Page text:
On bringing the party together, its going to take a lot of work. McCain's best chance is that he gets a sizeable portion of Clinton's voters directly and that another portion stays at home. Even with Clinton's endorsement, its going to be tough. The key is will Obama be ahead of McCain (although by statistically insignifant margins) in most of the polls until the convention, in which most of Clinton's supporters who will vote Obama will have then come home. If Obama can win 90% or so of Democrats and stay within single digits among independents, he will win the election, and McCain will do all that he can to take away frustated Clinton supporters.

    By Anonymous jaxx raxor, At 07 June, 2008 20:08  

  • You guys are feeling pretty optimistic about the fall. Sounds like Clinton actually inspired you to envision success for the Democrats in November, if not for her. But I'm sure she'll gladly take whatever advice Obama or some other gentlemen offer her. She just needs to be told which path to take. Hmm...Majority leader or Supreme Court Justice? Never thought of it before but if the guys think it's right, then, hey, I'm sure she'll acquiesce. Didn't you get that sense from her speech? You know, the part where she said, "I'd love for someone to tell me how to live out my political career."

    Did it ever cross your mind that she might run again if Obama loses? What's it going to be, Hillary?

    By Anonymous Tom, At 08 June, 2008 01:16  

  • Yes folks, I was there for the inauguration of president Dukakis and....., oops, my bad, wrong universe. Look folks the election of Barack Obama is not preordained. This will be a close election, and many things must fall in place nicely for either of these two gentlemen in order to get elected. All this giddiness is uncalled for and extremely premature. I have the feeling that because of the nature of the characters, Barack either will win a very big and inspiring victory, or will suffer a crushing, humiliating defeat. It is just that kind of election. He will be a much better candidate that Dukakis ever was, and a tougher one, thank you Hillary! But just wait and watch the traditional Osama Bin Laden pre-election message, and I say that tongue in cheek folks, do not hyperventilate. Lets see how good or bad the numbers are after the nomination conventions are over. I reckon that Baracks’ speech will be one of the most anticipated speeches of my life, I am not that old after all!! I have the feeling it will be something special. But always remember that Michael Dukakis left the nomination convention with a 17 points lead over that awkward, whiny, unelectable George H.W Bush. Things don’t always go according to the script that we so desire.

    By Anonymous Robert, At 08 June, 2008 01:43  

  • Come on Tom, what's your point - that even men who have not been involved in gender based attacks on Clinton aren't allowed to speculate on where events might lead her and Obama? And take a look at the preceding comments before you characterize them as 'pretty optimistic'. Both jaxxx raxor and I used a very cautious conditional. No-one rational has any illusions about this being a walk-over, for a variety of reasons. I for one am cautiously pessimistic. I think racism will be a major problem, just as sexism was for Clinton. People will find a variety of euphemisms to mask their discomfort with electing an AA.

    As for her future candidacy crossing my mind, of course it did - none of us just fell off the turnip truck. I assume that was a significant part of the conversation with Rangel, Schumer et al - that by holding back and letting time pass, she was irreparably damaging her prospects for 2012 if Obama loses, and that if she was going to endorse, she'd better be prepared to do it 100%. And no, Tom, advice from male confreres is not per se sexist. You seem to have a rather stunted view of gender communications.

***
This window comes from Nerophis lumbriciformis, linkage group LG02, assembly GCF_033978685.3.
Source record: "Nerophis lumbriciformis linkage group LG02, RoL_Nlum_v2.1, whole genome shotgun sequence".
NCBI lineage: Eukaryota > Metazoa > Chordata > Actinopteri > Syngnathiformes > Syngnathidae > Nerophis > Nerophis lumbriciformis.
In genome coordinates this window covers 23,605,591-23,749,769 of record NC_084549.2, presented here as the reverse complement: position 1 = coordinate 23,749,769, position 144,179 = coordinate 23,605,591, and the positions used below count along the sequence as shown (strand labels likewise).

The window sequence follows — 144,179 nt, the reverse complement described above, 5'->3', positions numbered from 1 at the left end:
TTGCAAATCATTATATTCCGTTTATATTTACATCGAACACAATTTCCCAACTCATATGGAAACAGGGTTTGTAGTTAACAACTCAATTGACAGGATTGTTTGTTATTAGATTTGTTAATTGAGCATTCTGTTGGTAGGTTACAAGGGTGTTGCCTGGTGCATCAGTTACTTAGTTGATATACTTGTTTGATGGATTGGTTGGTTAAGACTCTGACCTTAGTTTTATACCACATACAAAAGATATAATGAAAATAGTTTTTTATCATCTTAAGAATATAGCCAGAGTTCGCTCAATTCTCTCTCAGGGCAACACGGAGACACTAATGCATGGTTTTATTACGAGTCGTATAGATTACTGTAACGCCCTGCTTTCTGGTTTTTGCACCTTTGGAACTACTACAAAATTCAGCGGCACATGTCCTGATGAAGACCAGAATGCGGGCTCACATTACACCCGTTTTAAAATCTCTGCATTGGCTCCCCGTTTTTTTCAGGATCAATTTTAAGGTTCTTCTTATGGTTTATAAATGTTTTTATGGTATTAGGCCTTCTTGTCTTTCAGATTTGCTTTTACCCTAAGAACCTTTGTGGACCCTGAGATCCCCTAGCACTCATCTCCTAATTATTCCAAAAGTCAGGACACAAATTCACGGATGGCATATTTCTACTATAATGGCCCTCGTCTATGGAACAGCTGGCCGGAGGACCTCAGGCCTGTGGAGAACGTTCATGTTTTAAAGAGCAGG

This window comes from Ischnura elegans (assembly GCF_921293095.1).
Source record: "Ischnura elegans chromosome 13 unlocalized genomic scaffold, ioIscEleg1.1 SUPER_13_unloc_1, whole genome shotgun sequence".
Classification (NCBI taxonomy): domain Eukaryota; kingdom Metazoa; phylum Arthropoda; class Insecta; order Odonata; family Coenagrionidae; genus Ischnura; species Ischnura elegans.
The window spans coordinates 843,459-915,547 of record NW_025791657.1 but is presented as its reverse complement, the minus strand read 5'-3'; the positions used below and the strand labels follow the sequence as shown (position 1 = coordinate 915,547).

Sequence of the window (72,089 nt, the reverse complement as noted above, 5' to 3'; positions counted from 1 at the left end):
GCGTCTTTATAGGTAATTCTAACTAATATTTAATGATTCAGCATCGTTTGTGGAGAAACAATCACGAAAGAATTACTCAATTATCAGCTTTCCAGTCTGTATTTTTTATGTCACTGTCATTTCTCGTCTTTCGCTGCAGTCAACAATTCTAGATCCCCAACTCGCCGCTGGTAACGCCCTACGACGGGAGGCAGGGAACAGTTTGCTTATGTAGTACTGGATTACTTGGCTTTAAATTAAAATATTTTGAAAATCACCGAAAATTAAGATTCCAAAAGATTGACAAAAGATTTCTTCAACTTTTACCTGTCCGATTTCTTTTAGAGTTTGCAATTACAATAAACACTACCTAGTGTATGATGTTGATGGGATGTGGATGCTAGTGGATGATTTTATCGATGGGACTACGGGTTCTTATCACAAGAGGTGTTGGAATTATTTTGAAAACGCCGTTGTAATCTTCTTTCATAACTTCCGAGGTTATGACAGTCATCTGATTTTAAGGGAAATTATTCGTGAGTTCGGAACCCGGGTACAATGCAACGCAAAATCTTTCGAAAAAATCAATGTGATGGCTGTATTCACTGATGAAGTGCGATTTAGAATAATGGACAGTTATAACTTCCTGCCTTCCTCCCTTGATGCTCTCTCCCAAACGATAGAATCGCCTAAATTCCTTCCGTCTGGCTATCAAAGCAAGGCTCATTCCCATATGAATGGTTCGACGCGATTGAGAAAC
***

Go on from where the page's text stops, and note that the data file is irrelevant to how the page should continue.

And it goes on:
It's obvious you're feeling rather splenetic about things, but why not try to make fact-based comments instead of just venting?

    By Anonymous zoot, At 08 June, 2008 07:08  

  • I think Obama's chances are very good. The newest Rasmussen numbers show a significant bounce for him. He's now 48-40 over McCain, and his approval ratings are higher than McCain's, too, and his Democratic support is up to 81% after idling around 70 for most of primary season.

    Obviously it's too early to take these numbers as overly meaningful, but they *are* evidence that the worries about part unity were at least somewhat misplaced. The Democratic party is coming together just fine, and given the strong Democratic fundamentals this year, that puts us in a very good position going into the fall.

    By Blogger Stephen, At 08 June, 2008 09:33  

  • It's obvious you're feeling rather splenetic about things, but why not try to make fact-based comments instead of just venting?
    Ah, yes, I see. This is not a comments positng of mere speculation by amateurs obsessed with politics but a group of skilled journalists out to report the facts? my bad.

    By Anonymous Tom, At 08 June, 2008 17:12  

  • I think Obama should strike a deal with Hillary, Give her the a seat in the supreme court, its a win-win, She gets the power and prestige she craves and it doesn't interfere with an Obama administration

    By Anonymous Carlos, At 08 June, 2008 19:05  

  • Yes Tom we're a group of amateurs obsessed with politics (at least, I am), but if all you want to do is throw things around and howl at the moon, frankly it's a waste of time. Most other folks posting here make at least a cursory attempt to back up their opinions with facts or analysis.

    Carlos, that would appeal to a lot of people but I wonder if it would appeal to HRC. This is intuition and not based on any inside info, but I think she'd prefer to remain active in politics. The primary role of moderate justices for the foreseeable future will be to hold back the worst excesses of the radical Right on the Court - basically, playing defense. Also, Supreme Court justices are recused from a lot of interaction with the political world and look largely to other justices for company. I wonder if she'd find Thomas, Alito and Scalia very congenial company, esp. since both Bader Ginsburg and Stevens may be off the court in the enar future.

    By Anonymous zoot, At 08 June, 2008 22:33